To evaluate the effect of a mental illness diagnosis on quality of care and outcomes among patients with heart failure.
Retrospective, national, population-based sample of patients with heart failure hospitalized from April 1, 1998, through March 31, 1999, and July 1, 2000, through June 30, 2001.
Nonfederal US acute care hospitals.
A total of 53 314 Medicare beneficiaries.
Main Outcome Measures
Quality of care measures, including left ventricular ejection fraction (LVEF) assessment, prescription of an angiotensin-converting enzyme (ACE) inhibitor at discharge among patients without treatment contraindications, and 1-year readmission and 1-year mortality.
Of the patients included in the study, 17.0% had a mental illness diagnosis. Compared with patients without mental illness diagnoses, eligible patients with mental illness diagnoses had lower rates of LVEF evaluation (53.0% vs 47.3%; P < .001) but comparable rates of ACE inhibitor prescription (71.3% vs 69.7%; P = .40). Findings were unchanged after multivariate adjustment: patients with mental illness had lower odds of LVEF evaluation (odds ratio [OR], 0.81; 95% confidence interval [CI], 0.76-0.87) but comparable rates of ACE inhibitor prescription (0.96; 0.80-1.14). Patients with mental illness diagnoses had higher crude rates of 1-year all-cause readmission (73.7% vs 68.5%; P < .001), which persisted after multivariate adjustment (OR, 1.30; 95% CI, 1.21-1.39). Crude 1-year mortality was higher among patients with a mental illness diagnosis (41.0% vs 36.2%; P < .001). Presence of a comorbid mental illness diagnosis was associated with 1-year mortality after multivariate adjustment (OR, 1.20; 95% CI, 1.12-1.28).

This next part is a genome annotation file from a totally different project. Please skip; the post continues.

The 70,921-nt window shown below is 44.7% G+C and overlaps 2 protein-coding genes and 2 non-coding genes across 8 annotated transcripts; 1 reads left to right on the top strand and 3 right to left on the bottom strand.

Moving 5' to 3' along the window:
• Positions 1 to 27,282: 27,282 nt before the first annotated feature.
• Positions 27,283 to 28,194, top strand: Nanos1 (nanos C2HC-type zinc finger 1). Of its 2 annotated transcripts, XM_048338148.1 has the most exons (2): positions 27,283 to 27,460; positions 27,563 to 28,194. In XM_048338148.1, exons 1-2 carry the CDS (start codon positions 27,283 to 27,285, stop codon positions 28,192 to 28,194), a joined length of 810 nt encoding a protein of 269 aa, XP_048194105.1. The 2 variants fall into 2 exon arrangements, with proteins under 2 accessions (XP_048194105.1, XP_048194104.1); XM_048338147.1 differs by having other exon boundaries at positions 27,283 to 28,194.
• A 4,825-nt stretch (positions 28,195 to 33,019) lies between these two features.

Mental illness is commonly diagnosed among elderly patients hospitalized with heart failure. This subgroup receives somewhat poorer care during hospitalization and has a greater risk of death and readmission to the hospital.